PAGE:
Two Iowans arrested at Wells Fargo shareholders’ meeting in San Francisco 

Family farmer, Latino community organizer among at least 15 arrested at big bank protest in California attended by thousands of people

IowaCCI member, Wells Fargo shareholder, and family farmer Larry Ginter from Rhodes, IA was arrested Tuesday afternoon along with CCI member Ruth Schultz and fifteen other shareholders from across the country after attempting to speak directly to CEO John Stumpf inside the Wells Fargo annual meeting in San Francisco, CA, while thousands of everyday people protested outside.

Ginter, Schultz, and members of National People’s Action wanted Stumpf to account for Wells Fargo’s awful record on tax dodging, home foreclosures, predatory lending, private prison investment, payday lending and factory farm financing, bank bailouts, record profits and lavish CEO bonuses.  Stumpf received $19.8 million in compensation in 2011.

CCI member Larry Ginter's first arrest. At the Wells Fargo shareholders meeting for confronting Wells CEO John Stumpf.

“Stumpf refused to yield the floor so we stood up and spoke out against the big bank’s anti-people agenda and were arrested,” Ginter said.  “It’s pretty bad out there in the rest of America, and Wells Fargo needs to realize that they have a responsibility to make life a lot better for a lot of people.”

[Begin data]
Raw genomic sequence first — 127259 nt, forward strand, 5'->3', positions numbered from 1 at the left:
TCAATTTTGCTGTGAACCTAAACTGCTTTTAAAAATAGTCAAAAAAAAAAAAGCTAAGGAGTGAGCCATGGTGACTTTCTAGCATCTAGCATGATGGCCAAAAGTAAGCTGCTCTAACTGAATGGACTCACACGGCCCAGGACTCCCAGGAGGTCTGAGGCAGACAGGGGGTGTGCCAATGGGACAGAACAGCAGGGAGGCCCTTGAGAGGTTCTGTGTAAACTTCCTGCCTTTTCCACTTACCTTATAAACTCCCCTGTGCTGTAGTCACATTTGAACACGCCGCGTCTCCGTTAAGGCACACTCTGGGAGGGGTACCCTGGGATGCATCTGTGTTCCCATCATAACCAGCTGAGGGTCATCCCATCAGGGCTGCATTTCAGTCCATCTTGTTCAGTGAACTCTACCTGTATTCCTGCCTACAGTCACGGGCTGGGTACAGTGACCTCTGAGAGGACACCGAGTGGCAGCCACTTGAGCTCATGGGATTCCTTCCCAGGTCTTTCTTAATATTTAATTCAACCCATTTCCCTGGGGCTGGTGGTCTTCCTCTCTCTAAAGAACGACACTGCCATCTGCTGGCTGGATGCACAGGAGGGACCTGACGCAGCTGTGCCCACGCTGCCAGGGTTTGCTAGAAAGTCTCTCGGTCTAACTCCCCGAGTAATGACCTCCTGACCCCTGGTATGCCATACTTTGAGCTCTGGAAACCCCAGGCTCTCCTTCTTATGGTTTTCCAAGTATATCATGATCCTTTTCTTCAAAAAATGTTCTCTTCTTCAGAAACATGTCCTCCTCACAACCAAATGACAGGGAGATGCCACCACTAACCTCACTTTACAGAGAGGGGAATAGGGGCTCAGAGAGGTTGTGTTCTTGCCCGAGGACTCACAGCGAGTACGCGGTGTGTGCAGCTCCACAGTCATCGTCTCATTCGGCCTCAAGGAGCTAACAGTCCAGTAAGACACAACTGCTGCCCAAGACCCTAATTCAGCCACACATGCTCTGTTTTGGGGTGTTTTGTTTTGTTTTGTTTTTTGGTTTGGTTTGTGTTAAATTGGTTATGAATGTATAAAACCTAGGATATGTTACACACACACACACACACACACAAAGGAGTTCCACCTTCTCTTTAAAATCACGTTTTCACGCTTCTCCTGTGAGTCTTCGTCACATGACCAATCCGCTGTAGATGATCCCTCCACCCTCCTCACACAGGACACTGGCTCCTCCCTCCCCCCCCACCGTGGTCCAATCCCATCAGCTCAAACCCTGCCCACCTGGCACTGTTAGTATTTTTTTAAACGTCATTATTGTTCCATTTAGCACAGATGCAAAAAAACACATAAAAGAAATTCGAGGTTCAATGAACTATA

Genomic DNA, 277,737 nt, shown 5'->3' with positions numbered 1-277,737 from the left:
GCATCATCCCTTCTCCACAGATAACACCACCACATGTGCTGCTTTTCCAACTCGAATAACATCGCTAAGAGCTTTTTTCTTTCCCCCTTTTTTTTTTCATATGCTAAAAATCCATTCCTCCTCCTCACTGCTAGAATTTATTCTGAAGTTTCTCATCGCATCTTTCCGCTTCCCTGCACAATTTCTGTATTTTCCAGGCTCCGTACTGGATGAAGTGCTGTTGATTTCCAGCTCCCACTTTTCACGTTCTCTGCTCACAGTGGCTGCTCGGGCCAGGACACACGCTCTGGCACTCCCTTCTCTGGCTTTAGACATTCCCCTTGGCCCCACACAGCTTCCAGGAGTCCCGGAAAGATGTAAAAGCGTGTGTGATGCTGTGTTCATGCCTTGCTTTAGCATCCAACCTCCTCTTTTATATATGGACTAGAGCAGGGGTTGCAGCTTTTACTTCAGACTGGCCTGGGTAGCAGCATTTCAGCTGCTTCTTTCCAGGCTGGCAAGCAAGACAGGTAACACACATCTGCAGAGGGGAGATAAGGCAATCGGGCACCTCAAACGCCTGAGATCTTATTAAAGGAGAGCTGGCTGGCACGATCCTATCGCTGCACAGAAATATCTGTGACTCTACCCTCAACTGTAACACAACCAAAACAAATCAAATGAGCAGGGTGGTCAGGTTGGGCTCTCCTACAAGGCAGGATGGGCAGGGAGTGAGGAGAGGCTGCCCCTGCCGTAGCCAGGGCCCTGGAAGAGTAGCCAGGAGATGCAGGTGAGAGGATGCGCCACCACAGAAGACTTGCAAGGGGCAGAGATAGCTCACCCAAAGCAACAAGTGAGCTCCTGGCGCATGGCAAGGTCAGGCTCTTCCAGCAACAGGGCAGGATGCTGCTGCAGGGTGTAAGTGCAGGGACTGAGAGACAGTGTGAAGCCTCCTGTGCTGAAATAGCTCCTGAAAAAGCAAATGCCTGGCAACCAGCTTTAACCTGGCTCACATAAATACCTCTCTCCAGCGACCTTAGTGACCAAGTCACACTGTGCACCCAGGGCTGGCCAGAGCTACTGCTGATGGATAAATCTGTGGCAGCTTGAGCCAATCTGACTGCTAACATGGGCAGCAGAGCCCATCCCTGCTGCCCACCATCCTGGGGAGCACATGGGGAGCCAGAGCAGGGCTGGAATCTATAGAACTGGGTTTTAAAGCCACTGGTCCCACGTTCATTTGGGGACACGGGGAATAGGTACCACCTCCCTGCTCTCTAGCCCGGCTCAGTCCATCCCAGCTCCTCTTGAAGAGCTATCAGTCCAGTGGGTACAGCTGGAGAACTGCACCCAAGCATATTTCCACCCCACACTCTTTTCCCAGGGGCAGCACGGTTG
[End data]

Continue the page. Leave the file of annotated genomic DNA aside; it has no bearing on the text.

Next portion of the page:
Schultz and Ginter were among just 25 protesters who successfully made it into the shareholders’ meeting.  Wells Fargo reportedly turned away hundreds of other legitimate shareholders with grievances against Wells Fargo.  Following their arrest, Ginter and Schultz joined several thousand other protestors outside the shareholders’ meeting.

 

Please LIKE and TWEET if you are proud of Larry, Ruth and the thousands of others confronting Wells Fargo’s CEO today!

National People’s Action director BUSTED during Occupy Wells Fargo action in Iowa

Family farmer, Methodist Minister, Vietnam veteran among group of 10 CCI members arrested at Wells Fargo’s Des Moines office during civil disobedience sit-in to demand big bank put everyday people before corporate profits

National People’s Action (NPA) director George Goehl was arrested alongside nine other members of Iowa Citizens for Community Improvement (Iowa CCI) Monday afternoon during a direct action street protest at a Wells Fargo office in downtown Des Moines, Iowa, just one day before a Wells Fargo shareholders’ meeting in San Francisco, California is expected to draw thousands of demonstrators.